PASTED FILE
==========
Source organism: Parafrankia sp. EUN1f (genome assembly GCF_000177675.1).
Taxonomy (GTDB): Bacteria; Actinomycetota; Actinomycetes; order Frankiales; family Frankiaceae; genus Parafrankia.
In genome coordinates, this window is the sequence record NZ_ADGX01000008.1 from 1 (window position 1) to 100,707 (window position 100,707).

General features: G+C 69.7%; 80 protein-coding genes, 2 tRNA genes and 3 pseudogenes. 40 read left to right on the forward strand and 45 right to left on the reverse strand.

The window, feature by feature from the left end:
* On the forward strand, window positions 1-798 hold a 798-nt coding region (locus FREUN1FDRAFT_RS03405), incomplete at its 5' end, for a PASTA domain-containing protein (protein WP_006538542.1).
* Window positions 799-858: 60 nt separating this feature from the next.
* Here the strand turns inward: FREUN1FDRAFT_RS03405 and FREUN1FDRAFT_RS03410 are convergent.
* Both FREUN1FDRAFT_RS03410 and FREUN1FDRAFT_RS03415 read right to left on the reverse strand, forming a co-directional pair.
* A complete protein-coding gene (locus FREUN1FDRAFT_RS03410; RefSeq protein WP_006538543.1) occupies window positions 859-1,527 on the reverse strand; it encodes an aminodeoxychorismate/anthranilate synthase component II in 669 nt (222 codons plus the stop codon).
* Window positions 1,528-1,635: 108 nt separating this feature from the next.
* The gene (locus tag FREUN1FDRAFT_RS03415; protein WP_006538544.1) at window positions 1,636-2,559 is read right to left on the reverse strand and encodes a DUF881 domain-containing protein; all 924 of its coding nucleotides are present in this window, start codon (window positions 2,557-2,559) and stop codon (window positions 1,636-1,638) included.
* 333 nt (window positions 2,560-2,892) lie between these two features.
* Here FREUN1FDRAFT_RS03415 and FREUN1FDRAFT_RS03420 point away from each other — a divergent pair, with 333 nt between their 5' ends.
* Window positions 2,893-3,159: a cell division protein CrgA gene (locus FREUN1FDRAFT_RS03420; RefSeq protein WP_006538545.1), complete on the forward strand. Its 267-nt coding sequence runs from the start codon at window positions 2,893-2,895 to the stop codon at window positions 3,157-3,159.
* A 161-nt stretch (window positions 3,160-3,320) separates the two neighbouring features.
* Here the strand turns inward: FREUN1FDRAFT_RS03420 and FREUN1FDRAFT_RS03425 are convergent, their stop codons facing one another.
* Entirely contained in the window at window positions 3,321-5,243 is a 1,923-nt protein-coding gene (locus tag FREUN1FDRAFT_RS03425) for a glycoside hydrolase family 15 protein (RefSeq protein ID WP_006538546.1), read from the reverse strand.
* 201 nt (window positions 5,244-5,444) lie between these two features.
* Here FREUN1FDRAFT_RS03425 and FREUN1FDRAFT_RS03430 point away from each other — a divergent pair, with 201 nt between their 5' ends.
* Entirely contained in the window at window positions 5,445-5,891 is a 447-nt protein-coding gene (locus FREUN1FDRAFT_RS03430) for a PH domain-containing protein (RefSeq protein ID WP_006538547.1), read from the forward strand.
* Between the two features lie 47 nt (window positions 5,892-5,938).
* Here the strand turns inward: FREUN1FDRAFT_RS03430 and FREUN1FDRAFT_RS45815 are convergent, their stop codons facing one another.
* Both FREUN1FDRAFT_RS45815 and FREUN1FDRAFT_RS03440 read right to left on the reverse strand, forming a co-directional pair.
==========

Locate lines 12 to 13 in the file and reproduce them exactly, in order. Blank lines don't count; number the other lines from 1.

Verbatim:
* The gene (locus tag FREUN1FDRAFT_RS03415; protein WP_006538544.1) at window positions 1,636-2,559 is read right to left on the reverse strand and encodes a DUF881 domain-containing protein; all 924 of its coding nucleotides are present in this window, start codon (window positions 2,557-2,559) and stop codon (window positions 1,636-1,638) included.
* 333 nt (window positions 2,560-2,892) lie between these two features.